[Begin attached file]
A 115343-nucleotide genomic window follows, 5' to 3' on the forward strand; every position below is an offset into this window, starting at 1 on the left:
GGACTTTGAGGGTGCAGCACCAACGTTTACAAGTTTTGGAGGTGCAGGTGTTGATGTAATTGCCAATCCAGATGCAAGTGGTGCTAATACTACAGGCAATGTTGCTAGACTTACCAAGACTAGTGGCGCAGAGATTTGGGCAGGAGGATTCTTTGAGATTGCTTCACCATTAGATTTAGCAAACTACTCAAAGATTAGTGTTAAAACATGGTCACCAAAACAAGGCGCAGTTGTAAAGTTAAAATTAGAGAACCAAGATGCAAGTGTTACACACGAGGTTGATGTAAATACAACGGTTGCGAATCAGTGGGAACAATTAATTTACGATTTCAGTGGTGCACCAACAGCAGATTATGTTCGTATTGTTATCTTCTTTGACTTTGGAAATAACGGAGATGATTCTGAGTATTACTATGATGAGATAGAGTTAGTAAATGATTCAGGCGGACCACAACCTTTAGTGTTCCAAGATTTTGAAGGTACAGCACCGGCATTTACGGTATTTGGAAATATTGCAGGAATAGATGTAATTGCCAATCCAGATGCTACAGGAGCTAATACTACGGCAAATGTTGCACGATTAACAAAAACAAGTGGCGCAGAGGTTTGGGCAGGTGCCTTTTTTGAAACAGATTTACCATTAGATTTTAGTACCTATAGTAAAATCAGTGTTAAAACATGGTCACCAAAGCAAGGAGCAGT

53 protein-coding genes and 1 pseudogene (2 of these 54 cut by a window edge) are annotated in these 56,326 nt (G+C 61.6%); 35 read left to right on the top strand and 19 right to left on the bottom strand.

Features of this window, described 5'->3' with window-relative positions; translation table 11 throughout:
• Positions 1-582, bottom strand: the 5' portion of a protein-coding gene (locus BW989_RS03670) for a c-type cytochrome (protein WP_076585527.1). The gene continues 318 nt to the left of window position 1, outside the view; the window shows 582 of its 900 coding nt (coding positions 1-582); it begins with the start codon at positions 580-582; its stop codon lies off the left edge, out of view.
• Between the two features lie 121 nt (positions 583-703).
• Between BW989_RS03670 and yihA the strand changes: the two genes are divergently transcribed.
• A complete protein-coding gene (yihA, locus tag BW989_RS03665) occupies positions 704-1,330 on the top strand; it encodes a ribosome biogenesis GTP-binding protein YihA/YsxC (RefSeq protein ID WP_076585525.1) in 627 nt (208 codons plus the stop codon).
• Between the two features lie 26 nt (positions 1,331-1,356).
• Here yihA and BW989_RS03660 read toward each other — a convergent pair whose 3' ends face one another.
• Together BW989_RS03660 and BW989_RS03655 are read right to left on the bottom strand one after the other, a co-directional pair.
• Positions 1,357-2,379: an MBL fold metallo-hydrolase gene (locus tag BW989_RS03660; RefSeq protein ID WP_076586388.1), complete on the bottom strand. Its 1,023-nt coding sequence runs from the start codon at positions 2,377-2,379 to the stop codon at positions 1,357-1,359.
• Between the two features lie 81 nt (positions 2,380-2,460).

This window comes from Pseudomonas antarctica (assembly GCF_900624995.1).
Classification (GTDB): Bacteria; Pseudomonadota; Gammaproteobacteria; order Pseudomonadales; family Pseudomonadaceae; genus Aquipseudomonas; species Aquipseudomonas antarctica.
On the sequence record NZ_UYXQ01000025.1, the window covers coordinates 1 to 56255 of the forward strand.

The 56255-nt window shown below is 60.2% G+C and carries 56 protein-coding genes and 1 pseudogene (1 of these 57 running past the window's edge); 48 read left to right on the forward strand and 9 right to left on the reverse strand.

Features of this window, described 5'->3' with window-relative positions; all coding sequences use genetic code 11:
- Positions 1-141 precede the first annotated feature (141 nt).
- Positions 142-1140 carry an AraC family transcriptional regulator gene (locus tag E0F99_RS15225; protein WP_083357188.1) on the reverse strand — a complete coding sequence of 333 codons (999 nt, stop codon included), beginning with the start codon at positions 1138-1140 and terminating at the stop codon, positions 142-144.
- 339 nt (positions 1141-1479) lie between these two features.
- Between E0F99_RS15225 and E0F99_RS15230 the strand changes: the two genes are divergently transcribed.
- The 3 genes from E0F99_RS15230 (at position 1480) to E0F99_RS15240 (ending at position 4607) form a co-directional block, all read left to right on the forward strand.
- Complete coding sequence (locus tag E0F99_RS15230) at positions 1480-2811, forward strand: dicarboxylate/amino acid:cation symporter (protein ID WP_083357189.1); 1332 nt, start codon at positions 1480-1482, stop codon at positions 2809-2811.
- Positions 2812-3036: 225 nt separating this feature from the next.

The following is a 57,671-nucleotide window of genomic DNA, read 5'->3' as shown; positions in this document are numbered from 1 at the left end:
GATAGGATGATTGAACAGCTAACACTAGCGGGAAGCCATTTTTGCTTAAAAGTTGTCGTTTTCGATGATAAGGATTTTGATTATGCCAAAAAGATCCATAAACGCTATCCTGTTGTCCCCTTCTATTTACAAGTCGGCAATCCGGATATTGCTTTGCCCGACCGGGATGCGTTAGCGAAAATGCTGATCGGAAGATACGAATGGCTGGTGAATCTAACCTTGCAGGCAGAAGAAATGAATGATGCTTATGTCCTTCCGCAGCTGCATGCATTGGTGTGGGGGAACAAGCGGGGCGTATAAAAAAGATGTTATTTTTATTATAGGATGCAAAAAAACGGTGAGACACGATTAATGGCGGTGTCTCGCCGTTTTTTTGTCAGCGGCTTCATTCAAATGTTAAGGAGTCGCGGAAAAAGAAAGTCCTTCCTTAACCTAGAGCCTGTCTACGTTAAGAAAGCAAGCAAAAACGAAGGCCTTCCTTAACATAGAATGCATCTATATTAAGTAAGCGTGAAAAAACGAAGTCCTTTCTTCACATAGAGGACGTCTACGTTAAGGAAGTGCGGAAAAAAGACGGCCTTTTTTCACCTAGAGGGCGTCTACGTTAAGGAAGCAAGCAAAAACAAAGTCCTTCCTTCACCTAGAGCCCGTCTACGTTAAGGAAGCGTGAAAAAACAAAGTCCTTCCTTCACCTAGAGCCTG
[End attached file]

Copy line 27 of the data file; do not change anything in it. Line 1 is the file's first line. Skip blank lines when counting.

GATAGGATGATTGAACAGCTAACACTAGCGGGAAGCCATTTTTGCTTAAAAGTTGTCGTTTTCGATGATAAGGATTTTGATTATGCCAAAAAGATCCATAAACGCTATCCTGTTGTCCCCTTCTATTTACAAGTCGGCAATCCGGATATTGCTTTGCCCGACCGGGATGCGTTAGCGAAAATGCTGATCGGAAGATACGAATGGCTGGTGAATCTAACCTTGCAGGCAGAAGAAATGAATGATGCTTATGTCCTTCCGCAGCTGCATGCATTGGTGTGGGGGAACAAGCGGGGCGTATAAAAAAGATGTTATTTTTATTATAGGATGCAAAAAAACGGTGAGACACGATTAATGGCGGTGTCTCGCCGTTTTTTTGTCAGCGGCTTCATTCAAATGTTAAGGAGTCGCGGAAAAAGAAAGTCCTTCCTTAACCTAGAGCCTGTCTACGTTAAGAAAGCAAGCAAAAACGAAGGCCTTCCTTAACATAGAATGCATCTATATTAAGTAAGCGTGAAAAAACGAAGTCCTTTCTTCACATAGAGGACGTCTACGTTAAGGAAGTGCGGAAAAAAGACGGCCTTTTTTCACCTAGAGGGCGTCTACGTTAAGGAAGCAAGCAAAAACAAAGTCCTTCCTTCACCTAGAGCCCGTCTACGTTAAGGAAGCGTGAAAAAACAAAGTCCTTCCTTCACCTAGAGCCTG